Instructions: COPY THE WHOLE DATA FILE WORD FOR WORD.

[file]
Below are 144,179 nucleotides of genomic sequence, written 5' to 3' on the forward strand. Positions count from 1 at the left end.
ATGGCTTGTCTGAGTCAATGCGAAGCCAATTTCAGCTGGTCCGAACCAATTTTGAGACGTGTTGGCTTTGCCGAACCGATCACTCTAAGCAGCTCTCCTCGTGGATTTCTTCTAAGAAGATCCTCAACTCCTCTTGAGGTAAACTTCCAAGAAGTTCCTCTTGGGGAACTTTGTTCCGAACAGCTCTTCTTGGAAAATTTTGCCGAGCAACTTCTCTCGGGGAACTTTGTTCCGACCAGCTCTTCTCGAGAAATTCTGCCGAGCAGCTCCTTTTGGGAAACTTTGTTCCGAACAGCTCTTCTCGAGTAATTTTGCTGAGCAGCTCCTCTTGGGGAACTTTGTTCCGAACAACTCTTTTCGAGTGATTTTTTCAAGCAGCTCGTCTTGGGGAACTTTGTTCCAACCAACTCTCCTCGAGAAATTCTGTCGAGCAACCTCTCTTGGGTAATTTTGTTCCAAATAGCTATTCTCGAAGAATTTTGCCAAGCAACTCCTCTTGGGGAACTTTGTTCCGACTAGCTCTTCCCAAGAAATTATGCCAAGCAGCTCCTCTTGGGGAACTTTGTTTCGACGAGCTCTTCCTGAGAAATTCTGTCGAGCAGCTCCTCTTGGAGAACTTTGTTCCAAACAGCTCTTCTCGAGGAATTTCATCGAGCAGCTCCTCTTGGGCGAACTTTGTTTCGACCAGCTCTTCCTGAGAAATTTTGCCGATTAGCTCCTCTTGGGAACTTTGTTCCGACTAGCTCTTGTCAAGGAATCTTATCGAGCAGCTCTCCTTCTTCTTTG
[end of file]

Below are 144,179 nucleotides of genomic sequence, written 5' to 3' on the forward strand. Positions count from 1 at the left end.
ATGGCTTGTCTGAGTCAATGCGAAGCCAATTTCAGCTGGTCCGAACCAATTTTGAGACGTGTTGGCTTTGCCGAACCGATCACTCTAAGCAGCTCTCCTCGTGGATTTCTTCTAAGAAGATCCTCAACTCCTCTTGAGGTAAACTTCCAAGAAGTTCCTCTTGGGGAACTTTGTTCCGAACAGCTCTTCTTGGAAAATTTTGCCGAGCAACTTCTCTCGGGGAACTTTGTTCCGACCAGCTCTTCTCGAGAAATTCTGCCGAGCAGCTCCTTTTGGGAAACTTTGTTCCGAACAGCTCTTCTCGAGTAATTTTGCTGAGCAGCTCCTCTTGGGGAACTTTGTTCCGAACAACTCTTTTCGAGTGATTTTTTCAAGCAGCTCGTCTTGGGGAACTTTGTTCCAACCAACTCTCCTCGAGAAATTCTGTCGAGCAACCTCTCTTGGGTAATTTTGTTCCAAATAGCTATTCTCGAAGAATTTTGCCAAGCAACTCCTCTTGGGGAACTTTGTTCCGACTAGCTCTTCCCAAGAAATTATGCCAAGCAGCTCCTCTTGGGGAACTTTGTTTCGACGAGCTCTTCCTGAGAAATTCTGTCGAGCAGCTCCTCTTGGAGAACTTTGTTCCAAACAGCTCTTCTCGAGGAATTTCATCGAGCAGCTCCTCTTGGGCGAACTTTGTTTCGACCAGCTCTTCCTGAGAAATTTTGCCGATTAGCTCCTCTTGGGAACTTTGTTCCGACTAGCTCTTGTCAAGGAATCTTATCGAGCAGCTCTCCTTCTTCTTTG